Book Review | Dangerous Girls
*I received a copy of this book for review, but was not compensated financially in any way. The opinions expressed are my own and are based solely on my experiences while reading this book.*
Title: Dangerous Girls
Author: Abigail Haas
About the Book:
Paradise quickly gets gruesome in this thrilling page-turner with a plot that’s ripped from the headlines and a twist that defies the imagination.
It’s Spring Break of senior year. Anna, her boyfriend Tate, her best friend Elise, and a few other close friends are off to a debaucherous trip to Aruba that promises to be the time of their lives.
But when Elise is found brutally murdered, Anna finds herself trapped in a country not her own, fighting against vile and contemptuous accusations. As Anna sets out to find her friend’s killer, she discovers harsh revelations about her friendships, the slippery nature of truth, and the ache of young love.
Awaiting the judge’s decree, it becomes clear to Anna that everyone around her thinks she is not only guilty, but also dangerous. And when the whole story comes out, reality is more shocking than anyone ever imagined…
I finished reading Dangerous Girls last night and today, I’m still thinking about it. I think because the ending shocked me so much. I really did not see that coming. Most of the time I can predict how it will play out, but Dangerous Girls kept me guessing the entire way through until the very end.
The chapters are fairly short and the book jumps from present to past. However, I found it flowed very well and was perfectly paced. The author did a great job at captivating my attention and making me want to read just one more chapter to see what happens.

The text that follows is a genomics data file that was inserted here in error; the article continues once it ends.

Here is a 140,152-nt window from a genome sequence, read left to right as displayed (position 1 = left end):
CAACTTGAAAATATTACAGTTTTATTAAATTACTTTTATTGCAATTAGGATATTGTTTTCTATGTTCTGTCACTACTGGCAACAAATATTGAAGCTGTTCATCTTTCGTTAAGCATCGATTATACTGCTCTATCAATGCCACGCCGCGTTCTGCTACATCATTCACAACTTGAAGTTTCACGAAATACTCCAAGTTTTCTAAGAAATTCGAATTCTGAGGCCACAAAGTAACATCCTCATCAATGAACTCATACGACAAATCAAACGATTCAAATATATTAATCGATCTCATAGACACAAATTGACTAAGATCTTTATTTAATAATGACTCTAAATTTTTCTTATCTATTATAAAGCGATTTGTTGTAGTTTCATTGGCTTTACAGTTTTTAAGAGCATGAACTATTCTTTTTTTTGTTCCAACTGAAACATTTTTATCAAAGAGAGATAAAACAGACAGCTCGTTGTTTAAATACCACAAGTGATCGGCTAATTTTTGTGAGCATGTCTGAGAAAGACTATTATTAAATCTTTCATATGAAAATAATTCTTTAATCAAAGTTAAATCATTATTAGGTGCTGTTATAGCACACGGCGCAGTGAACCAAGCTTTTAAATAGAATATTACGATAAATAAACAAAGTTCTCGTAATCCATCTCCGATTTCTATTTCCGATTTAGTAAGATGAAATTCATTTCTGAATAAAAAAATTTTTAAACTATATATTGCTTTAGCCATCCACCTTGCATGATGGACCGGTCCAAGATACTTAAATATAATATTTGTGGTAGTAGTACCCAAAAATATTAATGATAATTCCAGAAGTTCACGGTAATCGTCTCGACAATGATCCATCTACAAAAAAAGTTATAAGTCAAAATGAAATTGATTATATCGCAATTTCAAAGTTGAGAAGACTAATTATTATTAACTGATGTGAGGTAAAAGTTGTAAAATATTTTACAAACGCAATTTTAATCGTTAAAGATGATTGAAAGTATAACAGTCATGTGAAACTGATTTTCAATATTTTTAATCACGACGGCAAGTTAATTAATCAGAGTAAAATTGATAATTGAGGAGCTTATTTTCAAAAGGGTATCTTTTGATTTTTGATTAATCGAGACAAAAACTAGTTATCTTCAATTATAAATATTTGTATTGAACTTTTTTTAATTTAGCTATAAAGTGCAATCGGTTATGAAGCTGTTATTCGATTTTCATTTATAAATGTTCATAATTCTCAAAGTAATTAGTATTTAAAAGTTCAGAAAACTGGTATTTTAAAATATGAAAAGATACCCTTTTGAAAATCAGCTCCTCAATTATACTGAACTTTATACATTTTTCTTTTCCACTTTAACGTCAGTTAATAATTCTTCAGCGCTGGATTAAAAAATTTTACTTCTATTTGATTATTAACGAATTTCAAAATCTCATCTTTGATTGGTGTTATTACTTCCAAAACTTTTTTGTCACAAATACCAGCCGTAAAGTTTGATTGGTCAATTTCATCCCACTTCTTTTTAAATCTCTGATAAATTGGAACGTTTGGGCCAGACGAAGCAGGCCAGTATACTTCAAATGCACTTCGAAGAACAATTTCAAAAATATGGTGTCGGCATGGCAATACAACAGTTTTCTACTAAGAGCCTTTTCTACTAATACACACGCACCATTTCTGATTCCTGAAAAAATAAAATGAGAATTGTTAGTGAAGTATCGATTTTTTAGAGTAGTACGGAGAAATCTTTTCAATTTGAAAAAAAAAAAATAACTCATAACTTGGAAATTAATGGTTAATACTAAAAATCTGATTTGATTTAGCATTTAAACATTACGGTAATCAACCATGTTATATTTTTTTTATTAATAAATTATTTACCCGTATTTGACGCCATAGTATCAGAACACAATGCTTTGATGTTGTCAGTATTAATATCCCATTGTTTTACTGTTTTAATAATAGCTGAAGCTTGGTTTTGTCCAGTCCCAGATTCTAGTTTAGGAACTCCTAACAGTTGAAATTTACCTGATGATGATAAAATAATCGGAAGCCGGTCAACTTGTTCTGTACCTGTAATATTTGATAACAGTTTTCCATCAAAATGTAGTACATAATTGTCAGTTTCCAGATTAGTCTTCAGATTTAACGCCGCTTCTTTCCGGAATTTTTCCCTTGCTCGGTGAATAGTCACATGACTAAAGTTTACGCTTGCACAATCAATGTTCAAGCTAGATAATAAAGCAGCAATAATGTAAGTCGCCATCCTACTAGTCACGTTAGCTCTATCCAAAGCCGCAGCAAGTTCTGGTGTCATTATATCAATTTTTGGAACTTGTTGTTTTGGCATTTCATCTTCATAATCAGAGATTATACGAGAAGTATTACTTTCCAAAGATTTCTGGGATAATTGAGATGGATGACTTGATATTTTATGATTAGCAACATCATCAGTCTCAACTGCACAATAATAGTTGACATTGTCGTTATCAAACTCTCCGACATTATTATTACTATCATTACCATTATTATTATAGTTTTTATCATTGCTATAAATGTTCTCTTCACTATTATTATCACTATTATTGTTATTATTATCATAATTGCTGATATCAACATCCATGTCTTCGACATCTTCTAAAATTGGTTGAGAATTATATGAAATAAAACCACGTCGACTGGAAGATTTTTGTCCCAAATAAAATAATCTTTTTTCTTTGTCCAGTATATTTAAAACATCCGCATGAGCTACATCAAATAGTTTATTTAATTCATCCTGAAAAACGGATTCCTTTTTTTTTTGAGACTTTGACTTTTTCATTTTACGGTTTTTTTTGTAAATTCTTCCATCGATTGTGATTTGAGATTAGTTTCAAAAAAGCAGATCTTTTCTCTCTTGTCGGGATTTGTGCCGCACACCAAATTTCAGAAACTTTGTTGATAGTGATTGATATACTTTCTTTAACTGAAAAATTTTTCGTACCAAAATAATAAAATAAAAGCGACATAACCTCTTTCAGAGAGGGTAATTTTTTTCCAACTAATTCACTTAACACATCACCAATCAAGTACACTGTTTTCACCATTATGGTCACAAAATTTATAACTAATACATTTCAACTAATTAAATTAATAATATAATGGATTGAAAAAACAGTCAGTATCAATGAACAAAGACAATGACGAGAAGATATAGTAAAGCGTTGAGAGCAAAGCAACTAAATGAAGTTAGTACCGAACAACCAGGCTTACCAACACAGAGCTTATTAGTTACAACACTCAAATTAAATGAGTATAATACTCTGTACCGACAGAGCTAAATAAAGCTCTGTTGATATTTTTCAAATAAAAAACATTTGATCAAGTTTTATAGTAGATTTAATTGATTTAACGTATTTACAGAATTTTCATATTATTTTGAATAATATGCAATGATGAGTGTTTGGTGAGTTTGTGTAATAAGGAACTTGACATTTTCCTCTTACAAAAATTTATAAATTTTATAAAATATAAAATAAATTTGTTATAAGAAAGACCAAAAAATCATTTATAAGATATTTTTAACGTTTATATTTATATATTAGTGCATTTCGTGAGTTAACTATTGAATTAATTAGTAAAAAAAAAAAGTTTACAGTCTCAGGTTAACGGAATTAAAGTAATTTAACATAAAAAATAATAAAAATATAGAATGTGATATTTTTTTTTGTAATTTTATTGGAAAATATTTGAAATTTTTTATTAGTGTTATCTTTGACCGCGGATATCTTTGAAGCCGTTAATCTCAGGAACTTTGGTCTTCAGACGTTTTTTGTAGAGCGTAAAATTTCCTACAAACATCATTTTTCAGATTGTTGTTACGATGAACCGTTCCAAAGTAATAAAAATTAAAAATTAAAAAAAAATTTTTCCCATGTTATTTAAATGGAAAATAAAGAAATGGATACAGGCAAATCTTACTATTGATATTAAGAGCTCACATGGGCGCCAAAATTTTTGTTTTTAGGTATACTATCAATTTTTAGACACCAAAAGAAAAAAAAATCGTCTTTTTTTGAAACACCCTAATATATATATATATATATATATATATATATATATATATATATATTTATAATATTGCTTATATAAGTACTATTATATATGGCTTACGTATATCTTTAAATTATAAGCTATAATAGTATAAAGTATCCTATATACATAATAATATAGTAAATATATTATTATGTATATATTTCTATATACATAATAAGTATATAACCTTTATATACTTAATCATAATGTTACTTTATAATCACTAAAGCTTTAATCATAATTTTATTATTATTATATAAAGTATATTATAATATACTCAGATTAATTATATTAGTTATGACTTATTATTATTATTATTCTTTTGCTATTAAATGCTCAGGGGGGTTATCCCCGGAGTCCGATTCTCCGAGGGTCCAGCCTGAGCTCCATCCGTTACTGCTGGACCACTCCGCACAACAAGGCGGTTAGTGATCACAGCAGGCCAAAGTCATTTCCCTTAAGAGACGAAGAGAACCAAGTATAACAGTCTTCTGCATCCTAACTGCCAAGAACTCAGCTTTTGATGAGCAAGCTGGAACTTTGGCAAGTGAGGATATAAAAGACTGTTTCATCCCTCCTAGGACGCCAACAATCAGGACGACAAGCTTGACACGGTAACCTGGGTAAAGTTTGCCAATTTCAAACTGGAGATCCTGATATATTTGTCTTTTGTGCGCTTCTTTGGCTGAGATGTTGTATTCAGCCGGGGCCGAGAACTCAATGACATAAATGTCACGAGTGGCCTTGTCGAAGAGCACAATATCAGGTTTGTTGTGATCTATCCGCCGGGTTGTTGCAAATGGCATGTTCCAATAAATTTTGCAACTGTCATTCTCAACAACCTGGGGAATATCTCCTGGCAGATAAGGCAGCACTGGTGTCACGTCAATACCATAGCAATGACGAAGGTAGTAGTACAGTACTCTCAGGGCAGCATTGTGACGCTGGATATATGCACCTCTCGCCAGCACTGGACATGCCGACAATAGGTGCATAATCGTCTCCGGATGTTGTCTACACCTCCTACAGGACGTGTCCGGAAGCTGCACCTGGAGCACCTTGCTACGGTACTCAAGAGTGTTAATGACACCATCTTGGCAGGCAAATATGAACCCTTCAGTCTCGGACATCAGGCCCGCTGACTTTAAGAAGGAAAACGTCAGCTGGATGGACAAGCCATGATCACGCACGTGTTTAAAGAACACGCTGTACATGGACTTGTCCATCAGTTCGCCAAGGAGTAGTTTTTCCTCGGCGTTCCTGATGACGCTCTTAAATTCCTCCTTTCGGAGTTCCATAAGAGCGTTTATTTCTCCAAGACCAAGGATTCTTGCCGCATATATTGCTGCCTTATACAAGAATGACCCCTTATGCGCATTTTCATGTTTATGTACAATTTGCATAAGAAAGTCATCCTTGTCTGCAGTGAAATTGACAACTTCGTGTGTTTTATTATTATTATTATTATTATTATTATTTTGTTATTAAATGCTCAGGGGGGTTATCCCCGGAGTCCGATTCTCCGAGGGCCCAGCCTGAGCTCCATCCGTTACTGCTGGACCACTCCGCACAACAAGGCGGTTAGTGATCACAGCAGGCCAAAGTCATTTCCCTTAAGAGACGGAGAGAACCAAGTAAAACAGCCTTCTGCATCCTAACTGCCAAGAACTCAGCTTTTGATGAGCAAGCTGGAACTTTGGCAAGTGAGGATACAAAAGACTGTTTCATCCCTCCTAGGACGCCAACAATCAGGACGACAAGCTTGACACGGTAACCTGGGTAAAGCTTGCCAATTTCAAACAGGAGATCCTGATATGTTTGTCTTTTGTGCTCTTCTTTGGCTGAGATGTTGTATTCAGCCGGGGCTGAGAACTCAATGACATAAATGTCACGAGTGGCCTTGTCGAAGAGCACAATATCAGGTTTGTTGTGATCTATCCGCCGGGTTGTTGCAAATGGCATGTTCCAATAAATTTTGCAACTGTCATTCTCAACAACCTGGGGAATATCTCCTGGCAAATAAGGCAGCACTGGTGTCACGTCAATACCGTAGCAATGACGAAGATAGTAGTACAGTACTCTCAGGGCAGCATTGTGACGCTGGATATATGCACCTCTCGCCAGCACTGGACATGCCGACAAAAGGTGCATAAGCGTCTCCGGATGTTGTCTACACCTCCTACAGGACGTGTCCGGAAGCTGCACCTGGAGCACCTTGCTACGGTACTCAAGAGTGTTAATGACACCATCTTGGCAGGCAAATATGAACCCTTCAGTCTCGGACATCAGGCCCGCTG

Anna, the main character, and her friends head down to Aruba for a Spring Break vacation. After a night of partying, no one hears from Elise, Anna’s best friend, despite numerous texts. They assume she had a late night and is sleeping off a hangover. When they realize something isn’t right when Elise isn’t responding to the texts, they climb into her room via a first floor balcony and make a grisly discovery.
All the teens are questioned by police. Anna and Tate (Anna’s boyfriend) find themselves under police scrutiny as suspects in Elise’s murder. Anna is held in jail indefinitely, but Tate is able to go to his family vacation home thanks to his parent’s money.
I was beyond frustrated with the investigator on the case, Judge Dekker. He was bent on proving that Anna murdered her best friend despite evidence that said otherwise. It was like Anna was talking to a brick wall. No one would listen to her side. The police, her friends and the American media all presumed her guilty. I really felt bad for her and the situation she was in. She’s stuck in a foreign jail with limited support and being publicly vilified by the media. It reminded me of the saying, “Screaming to be heard”. No one was listening (or caring).
I liked the flashbacks in the book where I could learn more about the relationship between Anna and Elise. It was a very close friendship and perhaps a bit of an obsession with each other. It’s definitely not a typical friendship that I could even relate to having as a teenage girl.
The book also reminded me that anything taken out of context can be contorted to make a person look bad. Innocent photos can be made to be something they aren’t. I’m sure we all have things in our past we aren’t proud of. Imagine having all those moments on public display. This was Anna’s reality and I felt empathetic for her. It would be a horrific situation to have to try and defend things that happened that were innocent at the time and are now being used against you to serve another person’s agenda.
The end, simply put, shocked me. Whatever you do, don’t read spoilers for this book. Don’t peek ahead. You need to experience from page one to end not knowing what will happen. This is author, Abigail Haas, first young adult thriller. I hope she does more! If you love a good mystery, pick up a copy of Dangerous Girls and be prepared to be swept away in secrets and lies.